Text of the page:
Another major obstacle is a serious lack of mapping of skills, aspirations, local opportunities, recognition of prior learning and other skill development indicators in the informal workforce which makes it extremely daunting when national skill building exercises try to integrate informal workers’ skills development into national qualification systems.  Ideally any skilling activity should be based on a pre-existing comprehensive map of emerging occupations, skills required, seasonal changes, local market conditions etc. The establishment of such maps should become a priority for governments and policy makers to bridge the severe skills-jobs mismatch- a problem not unique to the informal workforce.  

One suggestion is a comprehensive Labour Management Information System which can be of benefit to industry, job seekers and governments alike[vii] to formulate effective interventions around a more realistic picture of the informal sector and its multi-faceted nature.

Without such data, efforts will continue to remain for the large part disjointed and non-productive with the jobs-skills mismatch conundrum unceasing in a vicious circle.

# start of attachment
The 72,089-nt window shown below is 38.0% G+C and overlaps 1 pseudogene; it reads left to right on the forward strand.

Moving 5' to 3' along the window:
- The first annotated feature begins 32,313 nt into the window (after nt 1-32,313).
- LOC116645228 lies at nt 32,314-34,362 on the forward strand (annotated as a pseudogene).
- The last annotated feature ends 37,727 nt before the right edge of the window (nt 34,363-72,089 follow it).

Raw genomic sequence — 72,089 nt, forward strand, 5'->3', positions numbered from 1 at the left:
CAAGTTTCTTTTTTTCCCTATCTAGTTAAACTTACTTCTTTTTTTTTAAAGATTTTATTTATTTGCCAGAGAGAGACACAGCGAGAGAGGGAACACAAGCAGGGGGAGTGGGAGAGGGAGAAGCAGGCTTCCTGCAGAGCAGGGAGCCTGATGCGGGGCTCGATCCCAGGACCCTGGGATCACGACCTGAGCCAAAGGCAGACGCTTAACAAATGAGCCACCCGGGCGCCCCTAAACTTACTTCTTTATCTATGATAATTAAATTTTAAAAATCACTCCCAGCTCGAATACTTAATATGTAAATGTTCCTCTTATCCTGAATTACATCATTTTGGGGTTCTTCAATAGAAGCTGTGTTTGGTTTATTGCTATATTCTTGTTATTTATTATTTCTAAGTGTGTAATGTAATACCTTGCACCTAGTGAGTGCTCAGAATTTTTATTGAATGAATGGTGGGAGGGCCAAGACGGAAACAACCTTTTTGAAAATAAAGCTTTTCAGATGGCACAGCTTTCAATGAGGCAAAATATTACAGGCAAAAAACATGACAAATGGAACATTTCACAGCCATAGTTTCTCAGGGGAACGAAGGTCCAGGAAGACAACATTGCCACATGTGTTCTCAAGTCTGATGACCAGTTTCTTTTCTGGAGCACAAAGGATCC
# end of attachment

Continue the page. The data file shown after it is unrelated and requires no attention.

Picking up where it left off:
Due Recognition

The need of the hour is to acknowledge the informal sector as a source of skills development in its own right. From there, starts the process of developing strategies matched to capacity building specifically for the informal sector, different from those applied to the formal sector. This is also tied to recognising the contribution and economic potential of micro and small enterprises (MSE), the largest employers of informal workers, and making systematic investments in resources to increase productivity in MSEs by skilling its workers.

References


[i] The ILO’s Decent Work Agenda

[ii] Economic Survey 2017-18, Ministry of Finance, GoI

[iii] Women and Men in the Informal Economy – A Statistical Picture (Third edition), ILO

[iv] Economic Survey for the First Time Estimates Size of Formal and Informal Sector in India, Jan 29 2018, News18

[v] National Sample Survey Office, Informal Sector and Conditions of Employment, NSS 68th Round, (2011-2012), Ministry of Statistics and Programme Implementation

[vi] Informal Economy -Training and Skill Formation for Decent Work in the Informal Sector: Case Studies from South India, ILO, Amit Mishra

[vii] Skill Development in India- Need, Challenges and Ways Forward, Vandana Saini, April 2015